As the ridge drew closer, she slowed the speeder, wary of ambush. Nothing stirred but the updraft caused by the sharp rock rising above her. She slowly banked the swoop and began to travel down the ridge slowly, looking for anything that could be considered “a hole.” A click or two down the ridge, she saw it. An arch of sandstone at the lip of the rock above her made the wind whistle with an eerie tone. Below that, at the base of the ridge, she saw a cave.

She parked the speeder and put her saber in her hand, unlit. She moved carefully towards the cave, alert for trouble. From the corner of her eye, she saw a sand-colored rock suddenly stand and move. She spun to face the threat, her double blades igniting with a vicious hum as she turned… and couldn’t move her legs at all.

Zahira was stuck, as if frozen to the spot. A being in sand-colored robes stood, his hand raised before him, palm facing her. He carried no saber that she could see. Surprisingly, she sensed no threat from him. She stilled her own saber, returning it to her belt. The being lowered his hand, and she discovered she could move her feet again.

His face was hooded and shrouded in layers of cloth. By the shape of his long face, she knew he was no near-human kind. She could see short white fur around his creased and wrinkled brown eyes.

“I seek a healer.” She said, simply. “Are you him?”

The being spread both his hands open to her and bowed slightly without speaking, his acceptance of that title was plain. “Come.” His voice rumbled deep and warm from under his concealment. He walked towards the cave mouth and beckoned her inside. She entered the dark chamber and hovered there. The space was spare, with shelves and nooks carved into the stone. The cave stretched back into darkness.

“She is in Mos Ila.” She said. “She is dying.”

“We are all journeying towards death.” He replied, quietly. “It just takes some of us longer than others to get there.” He poured a small glass of water and handed it to her. She accepted it, the rituals of her own people moving her hand automatically. To refuse to offer–or accept–water in the desert was both insulting and unwise. The law of hospitality stretched across many worlds and many beings.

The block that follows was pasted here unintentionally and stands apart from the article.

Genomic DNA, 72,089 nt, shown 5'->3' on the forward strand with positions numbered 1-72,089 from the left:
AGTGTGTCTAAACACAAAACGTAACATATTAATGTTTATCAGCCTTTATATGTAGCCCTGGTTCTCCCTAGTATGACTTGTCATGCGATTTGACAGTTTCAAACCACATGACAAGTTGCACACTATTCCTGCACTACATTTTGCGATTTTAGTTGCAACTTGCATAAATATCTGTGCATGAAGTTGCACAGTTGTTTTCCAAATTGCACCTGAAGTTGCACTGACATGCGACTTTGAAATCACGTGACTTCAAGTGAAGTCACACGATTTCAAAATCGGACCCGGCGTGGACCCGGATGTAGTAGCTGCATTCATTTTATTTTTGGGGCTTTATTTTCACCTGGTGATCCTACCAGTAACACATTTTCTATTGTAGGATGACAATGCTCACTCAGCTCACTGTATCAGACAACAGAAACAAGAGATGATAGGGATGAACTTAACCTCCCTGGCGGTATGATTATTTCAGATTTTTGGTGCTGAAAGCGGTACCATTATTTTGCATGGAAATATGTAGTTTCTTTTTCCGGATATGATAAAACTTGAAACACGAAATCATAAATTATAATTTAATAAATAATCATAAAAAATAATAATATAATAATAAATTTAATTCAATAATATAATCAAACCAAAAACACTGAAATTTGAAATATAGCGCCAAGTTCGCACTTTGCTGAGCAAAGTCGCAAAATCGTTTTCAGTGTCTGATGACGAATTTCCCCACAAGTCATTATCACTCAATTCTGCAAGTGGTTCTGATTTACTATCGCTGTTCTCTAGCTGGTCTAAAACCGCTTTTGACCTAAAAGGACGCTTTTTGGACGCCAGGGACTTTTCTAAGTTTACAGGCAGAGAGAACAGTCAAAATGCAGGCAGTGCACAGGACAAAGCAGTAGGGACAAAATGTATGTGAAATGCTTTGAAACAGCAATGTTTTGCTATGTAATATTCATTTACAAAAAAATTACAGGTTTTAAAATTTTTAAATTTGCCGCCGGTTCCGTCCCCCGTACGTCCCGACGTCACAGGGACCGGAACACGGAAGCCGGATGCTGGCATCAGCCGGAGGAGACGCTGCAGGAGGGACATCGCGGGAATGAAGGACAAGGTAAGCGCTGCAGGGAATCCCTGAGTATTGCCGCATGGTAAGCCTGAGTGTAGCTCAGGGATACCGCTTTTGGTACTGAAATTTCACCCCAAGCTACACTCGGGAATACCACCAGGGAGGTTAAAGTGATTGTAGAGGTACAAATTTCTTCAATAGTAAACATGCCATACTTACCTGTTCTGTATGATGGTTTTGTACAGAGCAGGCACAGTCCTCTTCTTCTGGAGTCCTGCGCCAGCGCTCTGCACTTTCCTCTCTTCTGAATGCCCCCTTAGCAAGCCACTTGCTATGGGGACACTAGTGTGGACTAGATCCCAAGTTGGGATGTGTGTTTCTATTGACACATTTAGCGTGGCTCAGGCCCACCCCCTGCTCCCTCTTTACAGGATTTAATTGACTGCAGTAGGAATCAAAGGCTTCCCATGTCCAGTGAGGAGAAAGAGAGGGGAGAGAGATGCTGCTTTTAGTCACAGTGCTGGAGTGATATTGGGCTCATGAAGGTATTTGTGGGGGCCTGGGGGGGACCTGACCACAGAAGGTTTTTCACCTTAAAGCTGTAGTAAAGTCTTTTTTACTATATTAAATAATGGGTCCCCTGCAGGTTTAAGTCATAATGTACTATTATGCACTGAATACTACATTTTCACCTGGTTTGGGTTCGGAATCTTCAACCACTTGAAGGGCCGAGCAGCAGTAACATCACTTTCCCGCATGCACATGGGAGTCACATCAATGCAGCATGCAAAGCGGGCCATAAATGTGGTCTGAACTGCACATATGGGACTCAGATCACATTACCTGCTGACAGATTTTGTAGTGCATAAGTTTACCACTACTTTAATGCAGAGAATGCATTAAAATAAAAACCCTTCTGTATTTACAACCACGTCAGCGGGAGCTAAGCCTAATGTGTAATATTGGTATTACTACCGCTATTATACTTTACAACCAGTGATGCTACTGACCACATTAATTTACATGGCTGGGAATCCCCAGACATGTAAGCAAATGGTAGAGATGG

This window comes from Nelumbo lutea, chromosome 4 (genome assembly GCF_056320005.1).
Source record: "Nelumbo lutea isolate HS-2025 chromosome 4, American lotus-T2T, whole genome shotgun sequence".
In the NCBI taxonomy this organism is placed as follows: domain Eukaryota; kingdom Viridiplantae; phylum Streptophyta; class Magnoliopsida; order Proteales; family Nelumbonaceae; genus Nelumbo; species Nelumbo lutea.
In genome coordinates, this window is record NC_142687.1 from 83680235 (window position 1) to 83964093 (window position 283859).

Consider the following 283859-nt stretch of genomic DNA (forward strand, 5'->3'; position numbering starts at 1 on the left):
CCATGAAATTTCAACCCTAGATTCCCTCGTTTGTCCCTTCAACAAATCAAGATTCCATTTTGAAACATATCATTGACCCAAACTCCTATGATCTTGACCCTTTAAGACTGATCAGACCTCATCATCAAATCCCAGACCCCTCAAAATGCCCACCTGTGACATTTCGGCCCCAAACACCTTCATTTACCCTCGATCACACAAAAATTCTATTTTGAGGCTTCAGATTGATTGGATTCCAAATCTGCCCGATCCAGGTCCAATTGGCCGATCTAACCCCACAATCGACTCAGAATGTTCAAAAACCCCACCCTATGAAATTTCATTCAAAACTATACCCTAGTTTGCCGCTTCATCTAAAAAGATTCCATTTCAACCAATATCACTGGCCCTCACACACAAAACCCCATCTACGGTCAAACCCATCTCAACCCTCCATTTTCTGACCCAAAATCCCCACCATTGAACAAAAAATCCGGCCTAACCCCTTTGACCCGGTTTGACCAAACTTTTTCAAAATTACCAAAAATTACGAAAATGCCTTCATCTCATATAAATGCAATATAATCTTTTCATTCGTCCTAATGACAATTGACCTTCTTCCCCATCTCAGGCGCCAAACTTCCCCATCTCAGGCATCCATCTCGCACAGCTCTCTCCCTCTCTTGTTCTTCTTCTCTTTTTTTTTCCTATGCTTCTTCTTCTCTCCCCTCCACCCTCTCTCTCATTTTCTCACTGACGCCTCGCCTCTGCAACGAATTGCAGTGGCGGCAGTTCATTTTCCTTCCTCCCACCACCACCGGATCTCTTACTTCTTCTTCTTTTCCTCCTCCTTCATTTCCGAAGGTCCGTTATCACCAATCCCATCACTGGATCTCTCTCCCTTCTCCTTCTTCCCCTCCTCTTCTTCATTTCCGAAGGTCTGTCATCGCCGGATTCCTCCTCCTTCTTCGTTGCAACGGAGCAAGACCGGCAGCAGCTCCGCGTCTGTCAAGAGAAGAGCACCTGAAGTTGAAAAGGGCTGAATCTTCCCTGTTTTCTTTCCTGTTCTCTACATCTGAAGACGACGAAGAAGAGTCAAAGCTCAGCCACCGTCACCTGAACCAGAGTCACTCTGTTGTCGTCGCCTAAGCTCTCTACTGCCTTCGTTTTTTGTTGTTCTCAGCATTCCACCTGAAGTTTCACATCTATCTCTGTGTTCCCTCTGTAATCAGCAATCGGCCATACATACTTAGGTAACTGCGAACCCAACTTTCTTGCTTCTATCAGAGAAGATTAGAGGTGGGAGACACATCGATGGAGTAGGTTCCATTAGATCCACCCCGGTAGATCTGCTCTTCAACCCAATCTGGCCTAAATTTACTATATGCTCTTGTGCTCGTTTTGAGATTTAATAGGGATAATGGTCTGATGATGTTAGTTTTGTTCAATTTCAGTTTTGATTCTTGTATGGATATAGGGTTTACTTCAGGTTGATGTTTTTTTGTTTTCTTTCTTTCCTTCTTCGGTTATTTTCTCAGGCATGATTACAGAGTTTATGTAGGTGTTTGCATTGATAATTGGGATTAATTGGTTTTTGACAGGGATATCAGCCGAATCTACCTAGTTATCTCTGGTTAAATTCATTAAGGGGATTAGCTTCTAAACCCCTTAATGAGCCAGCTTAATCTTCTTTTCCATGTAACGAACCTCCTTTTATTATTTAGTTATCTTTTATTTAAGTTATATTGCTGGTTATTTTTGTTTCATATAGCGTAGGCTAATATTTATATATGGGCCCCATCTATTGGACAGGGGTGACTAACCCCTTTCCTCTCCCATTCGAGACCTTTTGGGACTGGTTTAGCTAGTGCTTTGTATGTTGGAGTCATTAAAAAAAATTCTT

She sensed no malice in him but at the same time, she sensed no Jedi-like pride or sense of justice. In fact, she sensed nothing at all. He confused her. Confounded her.

“Her wound is deep, and large. A saber, along her side. Her mind has gone beyond the doors of sleep and I–” She faltered. What had this being done to her composure? “I can’t bear to lose her.”

His large brown eyes, aged beyond age, looked into hers. Zahira knew he was searching her soul as certainly as she had tried to sense his. “Yes. There is potential in you for kindness. There is much corruption in you as well.”

She nodded, “Yes. I kill.”

“You are a predator, child. That is neither good nor evil. It simply is.” At his words, she heard a low growl from the darkness of the cave. A beast stirred there, and took a few paces forward so she could see it. It was an enormous grand wrix with sleek black fur, the rest of the beast made of teeth and claws and muscle.

“Predators can be tender to their own.” He moved towards the beast and rubbed his hand across its wide head. The great cat rumbled and returned the gesture, pushing its head against his hand. “But a predator is never cruel. It kills out of survival. Never for greed. Never for pleasure.” His words were a rebuke. She took great pleasure from killing, and he knew it, somehow.

“Please.” She said. “Please come with me to Mos Ila. Save her.” The emotions that Tigris had awakened pained her. “Save her life, and I will owe you mine.”

“I need no promises, child, I will go.” He turned to gather a travel bag from one of the nooks and slung it across his body. “I feel her spirit within yours, calling out.” He said, cryptically.

She almost ran to the swoop and secured him behind her. She pushed the machine to the edge of its capabilities as she flew across the desert back to Mos Ila.